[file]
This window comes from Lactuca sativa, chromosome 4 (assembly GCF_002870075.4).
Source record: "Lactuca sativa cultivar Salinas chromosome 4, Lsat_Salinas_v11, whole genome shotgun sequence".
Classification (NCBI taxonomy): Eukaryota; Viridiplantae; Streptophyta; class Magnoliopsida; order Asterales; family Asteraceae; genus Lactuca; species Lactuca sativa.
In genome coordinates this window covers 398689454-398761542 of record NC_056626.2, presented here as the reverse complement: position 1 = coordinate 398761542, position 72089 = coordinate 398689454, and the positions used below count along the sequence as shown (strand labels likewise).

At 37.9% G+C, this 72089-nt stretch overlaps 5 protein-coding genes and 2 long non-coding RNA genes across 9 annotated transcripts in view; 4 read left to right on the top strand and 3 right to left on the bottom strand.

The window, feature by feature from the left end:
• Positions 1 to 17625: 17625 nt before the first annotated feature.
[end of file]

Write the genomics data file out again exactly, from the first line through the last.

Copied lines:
This window comes from Lactuca sativa, chromosome 4 (assembly GCF_002870075.4).
Source record: "Lactuca sativa cultivar Salinas chromosome 4, Lsat_Salinas_v11, whole genome shotgun sequence".
Classification (NCBI taxonomy): Eukaryota; Viridiplantae; Streptophyta; class Magnoliopsida; order Asterales; family Asteraceae; genus Lactuca; species Lactuca sativa.
In genome coordinates this window covers 398689454-398761542 of record NC_056626.2, presented here as the reverse complement: position 1 = coordinate 398761542, position 72089 = coordinate 398689454, and the positions used below count along the sequence as shown (strand labels likewise).

At 37.9% G+C, this 72089-nt stretch overlaps 5 protein-coding genes and 2 long non-coding RNA genes across 9 annotated transcripts in view; 4 read left to right on the top strand and 3 right to left on the bottom strand.

The window, feature by feature from the left end:
• Positions 1 to 17625: 17625 nt before the first annotated feature.